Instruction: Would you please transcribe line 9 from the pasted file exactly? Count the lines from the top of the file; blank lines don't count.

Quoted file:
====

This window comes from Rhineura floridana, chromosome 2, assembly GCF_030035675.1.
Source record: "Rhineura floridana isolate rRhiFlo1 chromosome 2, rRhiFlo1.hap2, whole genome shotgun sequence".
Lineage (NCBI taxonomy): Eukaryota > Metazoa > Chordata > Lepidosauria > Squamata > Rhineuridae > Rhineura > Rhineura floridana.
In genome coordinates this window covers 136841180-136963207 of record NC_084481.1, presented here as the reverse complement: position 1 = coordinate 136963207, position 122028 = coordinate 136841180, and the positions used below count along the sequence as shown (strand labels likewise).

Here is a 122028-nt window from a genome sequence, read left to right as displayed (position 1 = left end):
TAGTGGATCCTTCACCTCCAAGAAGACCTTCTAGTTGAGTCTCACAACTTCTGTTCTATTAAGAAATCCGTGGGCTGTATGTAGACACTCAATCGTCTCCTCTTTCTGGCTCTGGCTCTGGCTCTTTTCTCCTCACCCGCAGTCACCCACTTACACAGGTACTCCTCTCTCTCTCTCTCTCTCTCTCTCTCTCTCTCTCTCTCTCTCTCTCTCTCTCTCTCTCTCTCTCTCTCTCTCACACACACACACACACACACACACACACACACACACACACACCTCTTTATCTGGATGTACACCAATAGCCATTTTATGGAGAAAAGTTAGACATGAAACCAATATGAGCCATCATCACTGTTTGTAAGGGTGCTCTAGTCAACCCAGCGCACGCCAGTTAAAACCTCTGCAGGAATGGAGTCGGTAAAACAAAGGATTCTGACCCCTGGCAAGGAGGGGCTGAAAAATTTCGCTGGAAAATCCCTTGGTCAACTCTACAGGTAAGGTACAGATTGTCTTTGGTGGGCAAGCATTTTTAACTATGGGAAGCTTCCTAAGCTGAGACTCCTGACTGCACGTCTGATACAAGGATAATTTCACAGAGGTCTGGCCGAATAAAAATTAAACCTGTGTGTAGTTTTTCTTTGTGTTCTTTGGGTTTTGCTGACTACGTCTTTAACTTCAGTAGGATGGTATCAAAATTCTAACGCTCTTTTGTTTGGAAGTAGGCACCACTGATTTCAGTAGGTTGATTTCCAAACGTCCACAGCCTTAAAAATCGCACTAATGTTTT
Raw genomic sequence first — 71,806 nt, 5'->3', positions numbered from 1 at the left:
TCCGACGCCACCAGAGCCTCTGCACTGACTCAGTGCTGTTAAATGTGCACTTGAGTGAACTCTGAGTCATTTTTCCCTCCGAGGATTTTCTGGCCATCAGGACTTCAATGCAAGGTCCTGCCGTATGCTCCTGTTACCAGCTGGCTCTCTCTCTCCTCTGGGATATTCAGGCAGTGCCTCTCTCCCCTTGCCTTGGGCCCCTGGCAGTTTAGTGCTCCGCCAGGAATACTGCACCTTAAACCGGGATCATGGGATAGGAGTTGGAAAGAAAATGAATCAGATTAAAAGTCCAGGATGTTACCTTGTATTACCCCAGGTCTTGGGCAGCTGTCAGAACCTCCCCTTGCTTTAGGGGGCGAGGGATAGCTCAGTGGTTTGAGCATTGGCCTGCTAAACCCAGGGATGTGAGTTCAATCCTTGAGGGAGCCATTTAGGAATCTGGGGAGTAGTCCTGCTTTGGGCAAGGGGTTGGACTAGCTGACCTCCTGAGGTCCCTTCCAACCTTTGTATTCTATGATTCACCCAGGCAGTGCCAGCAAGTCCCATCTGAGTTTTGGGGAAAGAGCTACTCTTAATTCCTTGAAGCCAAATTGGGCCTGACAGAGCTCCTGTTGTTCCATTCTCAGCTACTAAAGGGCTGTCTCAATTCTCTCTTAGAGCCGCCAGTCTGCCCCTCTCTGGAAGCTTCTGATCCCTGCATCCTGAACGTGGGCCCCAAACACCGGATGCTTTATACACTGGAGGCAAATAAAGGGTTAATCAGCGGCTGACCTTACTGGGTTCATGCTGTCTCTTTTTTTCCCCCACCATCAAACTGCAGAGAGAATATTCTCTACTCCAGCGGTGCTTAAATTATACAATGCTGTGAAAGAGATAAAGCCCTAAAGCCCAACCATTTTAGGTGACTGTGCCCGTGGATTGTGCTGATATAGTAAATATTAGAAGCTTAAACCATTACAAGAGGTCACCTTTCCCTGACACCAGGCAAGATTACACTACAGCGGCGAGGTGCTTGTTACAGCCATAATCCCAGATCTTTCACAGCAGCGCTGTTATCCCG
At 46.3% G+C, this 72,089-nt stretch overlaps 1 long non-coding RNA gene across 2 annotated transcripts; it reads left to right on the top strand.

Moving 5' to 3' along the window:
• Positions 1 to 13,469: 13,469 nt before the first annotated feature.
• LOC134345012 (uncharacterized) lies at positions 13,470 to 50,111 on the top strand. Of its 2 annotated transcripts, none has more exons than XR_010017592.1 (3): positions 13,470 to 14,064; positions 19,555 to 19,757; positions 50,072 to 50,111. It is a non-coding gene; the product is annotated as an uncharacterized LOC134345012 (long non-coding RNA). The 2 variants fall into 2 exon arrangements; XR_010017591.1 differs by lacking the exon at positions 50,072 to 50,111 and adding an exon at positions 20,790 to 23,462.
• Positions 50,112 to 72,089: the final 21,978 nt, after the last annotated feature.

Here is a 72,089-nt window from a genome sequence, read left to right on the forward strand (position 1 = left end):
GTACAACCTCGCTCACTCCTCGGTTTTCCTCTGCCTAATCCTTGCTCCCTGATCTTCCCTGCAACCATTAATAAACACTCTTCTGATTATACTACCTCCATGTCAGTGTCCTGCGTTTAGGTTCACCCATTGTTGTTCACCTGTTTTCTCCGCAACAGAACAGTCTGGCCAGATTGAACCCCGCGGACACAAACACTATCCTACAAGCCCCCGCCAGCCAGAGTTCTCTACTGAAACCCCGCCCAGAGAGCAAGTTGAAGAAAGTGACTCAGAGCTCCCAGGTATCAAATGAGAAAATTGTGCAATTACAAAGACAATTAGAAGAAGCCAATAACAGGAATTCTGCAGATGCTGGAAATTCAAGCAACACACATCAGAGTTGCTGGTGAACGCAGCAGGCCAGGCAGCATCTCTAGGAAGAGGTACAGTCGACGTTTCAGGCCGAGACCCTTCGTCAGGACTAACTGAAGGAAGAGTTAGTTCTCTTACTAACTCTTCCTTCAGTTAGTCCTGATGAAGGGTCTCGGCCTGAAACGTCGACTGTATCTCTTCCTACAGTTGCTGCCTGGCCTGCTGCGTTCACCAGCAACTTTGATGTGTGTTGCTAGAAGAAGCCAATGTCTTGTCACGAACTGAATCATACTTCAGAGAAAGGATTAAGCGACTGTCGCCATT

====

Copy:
At 46.3% G+C, this 72,089-nt stretch overlaps 1 long non-coding RNA gene across 2 annotated transcripts; it reads left to right on the top strand.